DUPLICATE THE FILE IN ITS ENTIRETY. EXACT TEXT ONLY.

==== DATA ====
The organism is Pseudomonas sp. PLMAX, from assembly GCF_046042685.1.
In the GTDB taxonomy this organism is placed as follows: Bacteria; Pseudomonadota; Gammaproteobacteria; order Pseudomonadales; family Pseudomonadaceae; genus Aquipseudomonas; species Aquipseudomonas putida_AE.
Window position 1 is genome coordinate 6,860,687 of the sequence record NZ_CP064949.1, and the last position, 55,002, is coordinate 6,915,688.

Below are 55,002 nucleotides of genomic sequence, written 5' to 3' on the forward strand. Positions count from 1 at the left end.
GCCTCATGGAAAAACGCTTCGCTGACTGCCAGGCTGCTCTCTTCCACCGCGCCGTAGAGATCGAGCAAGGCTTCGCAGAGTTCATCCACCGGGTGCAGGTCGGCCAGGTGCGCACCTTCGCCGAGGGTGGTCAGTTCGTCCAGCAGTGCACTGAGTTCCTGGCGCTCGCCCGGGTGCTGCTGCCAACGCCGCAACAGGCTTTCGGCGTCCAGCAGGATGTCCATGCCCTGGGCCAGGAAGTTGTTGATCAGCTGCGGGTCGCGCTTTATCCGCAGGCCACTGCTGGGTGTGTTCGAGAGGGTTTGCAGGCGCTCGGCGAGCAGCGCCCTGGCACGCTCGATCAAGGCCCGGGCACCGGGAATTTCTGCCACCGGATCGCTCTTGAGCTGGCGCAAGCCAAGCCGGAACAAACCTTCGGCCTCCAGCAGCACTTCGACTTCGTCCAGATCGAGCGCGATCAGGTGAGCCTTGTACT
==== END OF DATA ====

The organism is Pseudomonas sp. PLMAX, from assembly GCF_046042685.1.
In the GTDB taxonomy this organism is placed as follows: Bacteria; Pseudomonadota; Gammaproteobacteria; order Pseudomonadales; family Pseudomonadaceae; genus Aquipseudomonas; species Aquipseudomonas putida_AE.
Window position 1 is genome coordinate 6,860,687 of the sequence record NZ_CP064949.1, and the last position, 55,002, is coordinate 6,915,688.

Below are 55,002 nucleotides of genomic sequence, written 5' to 3' on the forward strand. Positions count from 1 at the left end.
GCCTCATGGAAAAACGCTTCGCTGACTGCCAGGCTGCTCTCTTCCACCGCGCCGTAGAGATCGAGCAAGGCTTCGCAGAGTTCATCCACCGGGTGCAGGTCGGCCAGGTGCGCACCTTCGCCGAGGGTGGTCAGTTCGTCCAGCAGTGCACTGAGTTCCTGGCGCTCGCCCGGGTGCTGCTGCCAACGCCGCAACAGGCTTTCGGCGTCCAGCAGGATGTCCATGCCCTGGGCCAGGAAGTTGTTGATCAGCTGCGGGTCGCGCTTTATCCGCAGGCCACTGCTGGGTGTGTTCGAGAGGGTTTGCAGGCGCTCGGCGAGCAGCGCCCTGGCACGCTCGATCAAGGCCCGGGCACCGGGAATTTCTGCCACCGGATCGCTCTTGAGCTGGCGCAAGCCAAGCCGGAACAAACCTTCGGCCTCCAGCAGCACTTCGACTTCGTCCAGATCGAGCGCGATCAGGTGAGCCTTGTACT